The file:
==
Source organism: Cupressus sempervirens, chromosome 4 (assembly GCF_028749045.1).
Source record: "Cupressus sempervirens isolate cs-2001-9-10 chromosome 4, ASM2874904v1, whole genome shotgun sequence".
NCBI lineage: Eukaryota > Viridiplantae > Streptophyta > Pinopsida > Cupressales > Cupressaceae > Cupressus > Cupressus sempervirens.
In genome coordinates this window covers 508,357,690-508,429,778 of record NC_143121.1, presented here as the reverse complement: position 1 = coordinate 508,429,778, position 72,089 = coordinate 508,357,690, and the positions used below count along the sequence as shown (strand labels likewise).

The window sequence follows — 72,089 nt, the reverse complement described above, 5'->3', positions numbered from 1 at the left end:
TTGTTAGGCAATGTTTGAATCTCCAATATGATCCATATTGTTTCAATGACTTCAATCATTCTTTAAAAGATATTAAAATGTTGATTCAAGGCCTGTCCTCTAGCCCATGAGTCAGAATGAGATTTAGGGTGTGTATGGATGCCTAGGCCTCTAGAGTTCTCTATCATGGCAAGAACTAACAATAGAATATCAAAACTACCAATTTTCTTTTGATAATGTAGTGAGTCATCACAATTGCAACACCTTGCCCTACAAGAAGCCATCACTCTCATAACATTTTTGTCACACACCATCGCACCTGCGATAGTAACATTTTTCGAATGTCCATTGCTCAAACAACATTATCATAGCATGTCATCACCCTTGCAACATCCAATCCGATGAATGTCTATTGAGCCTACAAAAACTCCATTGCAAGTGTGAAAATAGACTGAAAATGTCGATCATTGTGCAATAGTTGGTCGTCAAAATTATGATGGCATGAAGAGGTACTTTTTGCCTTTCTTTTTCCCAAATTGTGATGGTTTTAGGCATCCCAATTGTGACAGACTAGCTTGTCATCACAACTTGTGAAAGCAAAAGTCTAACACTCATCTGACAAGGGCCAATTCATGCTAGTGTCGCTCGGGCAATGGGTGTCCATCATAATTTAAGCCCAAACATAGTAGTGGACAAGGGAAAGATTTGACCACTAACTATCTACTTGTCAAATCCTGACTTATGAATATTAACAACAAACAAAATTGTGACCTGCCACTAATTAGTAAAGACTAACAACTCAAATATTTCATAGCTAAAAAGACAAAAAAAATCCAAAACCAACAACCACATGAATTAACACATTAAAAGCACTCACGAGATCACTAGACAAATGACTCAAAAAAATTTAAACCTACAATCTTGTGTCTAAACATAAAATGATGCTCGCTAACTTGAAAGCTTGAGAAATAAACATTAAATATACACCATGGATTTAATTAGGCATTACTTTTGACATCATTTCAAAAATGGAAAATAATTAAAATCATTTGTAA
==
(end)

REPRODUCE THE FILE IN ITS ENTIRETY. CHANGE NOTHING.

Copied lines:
Source organism: Cupressus sempervirens, chromosome 4 (assembly GCF_028749045.1).
Source record: "Cupressus sempervirens isolate cs-2001-9-10 chromosome 4, ASM2874904v1, whole genome shotgun sequence".
NCBI lineage: Eukaryota > Viridiplantae > Streptophyta > Pinopsida > Cupressales > Cupressaceae > Cupressus > Cupressus sempervirens.
In genome coordinates this window covers 508,357,690-508,429,778 of record NC_143121.1, presented here as the reverse complement: position 1 = coordinate 508,429,778, position 72,089 = coordinate 508,357,690, and the positions used below count along the sequence as shown (strand labels likewise).

The window sequence follows — 72,089 nt, the reverse complement described above, 5'->3', positions numbered from 1 at the left end:
TTGTTAGGCAATGTTTGAATCTCCAATATGATCCATATTGTTTCAATGACTTCAATCATTCTTTAAAAGATATTAAAATGTTGATTCAAGGCCTGTCCTCTAGCCCATGAGTCAGAATGAGATTTAGGGTGTGTATGGATGCCTAGGCCTCTAGAGTTCTCTATCATGGCAAGAACTAACAATAGAATATCAAAACTACCAATTTTCTTTTGATAATGTAGTGAGTCATCACAATTGCAACACCTTGCCCTACAAGAAGCCATCACTCTCATAACATTTTTGTCACACACCATCGCACCTGCGATAGTAACATTTTTCGAATGTCCATTGCTCAAACAACATTATCATAGCATGTCATCACCCTTGCAACATCCAATCCGATGAATGTCTATTGAGCCTACAAAAACTCCATTGCAAGTGTGAAAATAGACTGAAAATGTCGATCATTGTGCAATAGTTGGTCGTCAAAATTATGATGGCATGAAGAGGTACTTTTTGCCTTTCTTTTTCCCAAATTGTGATGGTTTTAGGCATCCCAATTGTGACAGACTAGCTTGTCATCACAACTTGTGAAAGCAAAAGTCTAACACTCATCTGACAAGGGCCAATTCATGCTAGTGTCGCTCGGGCAATGGGTGTCCATCATAATTTAAGCCCAAACATAGTAGTGGACAAGGGAAAGATTTGACCACTAACTATCTACTTGTCAAATCCTGACTTATGAATATTAACAACAAACAAAATTGTGACCTGCCACTAATTAGTAAAGACTAACAACTCAAATATTTCATAGCTAAAAAGACAAAAAAAATCCAAAACCAACAACCACATGAATTAACACATTAAAAGCACTCACGAGATCACTAGACAAATGACTCAAAAAAATTTAAACCTACAATCTTGTGTCTAAACATAAAATGATGCTCGCTAACTTGAAAGCTTGAGAAATAAACATTAAATATACACCATGGATTTAATTAGGCATTACTTTTGACATCATTTCAAAAATGGAAAATAATTAAAATCATTTGTAA